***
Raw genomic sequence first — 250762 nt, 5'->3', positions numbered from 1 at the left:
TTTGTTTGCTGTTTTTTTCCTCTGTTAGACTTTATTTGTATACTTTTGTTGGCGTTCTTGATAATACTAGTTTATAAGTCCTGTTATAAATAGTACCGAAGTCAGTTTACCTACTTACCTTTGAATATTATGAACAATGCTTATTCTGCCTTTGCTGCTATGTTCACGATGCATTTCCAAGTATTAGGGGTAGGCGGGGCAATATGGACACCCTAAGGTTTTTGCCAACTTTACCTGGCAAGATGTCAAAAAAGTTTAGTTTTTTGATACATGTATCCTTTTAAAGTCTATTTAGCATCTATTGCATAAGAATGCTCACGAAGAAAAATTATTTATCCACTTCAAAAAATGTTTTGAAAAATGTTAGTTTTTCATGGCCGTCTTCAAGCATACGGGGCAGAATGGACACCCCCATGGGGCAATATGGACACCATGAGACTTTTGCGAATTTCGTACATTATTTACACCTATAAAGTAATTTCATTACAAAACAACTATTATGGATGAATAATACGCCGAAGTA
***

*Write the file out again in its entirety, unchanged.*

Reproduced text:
Raw genomic sequence first — 250762 nt, 5'->3', positions numbered from 1 at the left:
TTTGTTTGCTGTTTTTTTCCTCTGTTAGACTTTATTTGTATACTTTTGTTGGCGTTCTTGATAATACTAGTTTATAAGTCCTGTTATAAATAGTACCGAAGTCAGTTTACCTACTTACCTTTGAATATTATGAACAATGCTTATTCTGCCTTTGCTGCTATGTTCACGATGCATTTCCAAGTATTAGGGGTAGGCGGGGCAATATGGACACCCTAAGGTTTTTGCCAACTTTACCTGGCAAGATGTCAAAAAAGTTTAGTTTTTTGATACATGTATCCTTTTAAAGTCTATTTAGCATCTATTGCATAAGAATGCTCACGAAGAAAAATTATTTATCCACTTCAAAAAATGTTTTGAAAAATGTTAGTTTTTCATGGCCGTCTTCAAGCATACGGGGCAGAATGGACACCCCCATGGGGCAATATGGACACCATGAGACTTTTGCGAATTTCGTACATTATTTACACCTATAAAGTAATTTCATTACAAAACAACTATTATGGATGAATAATACGCCGAAGTA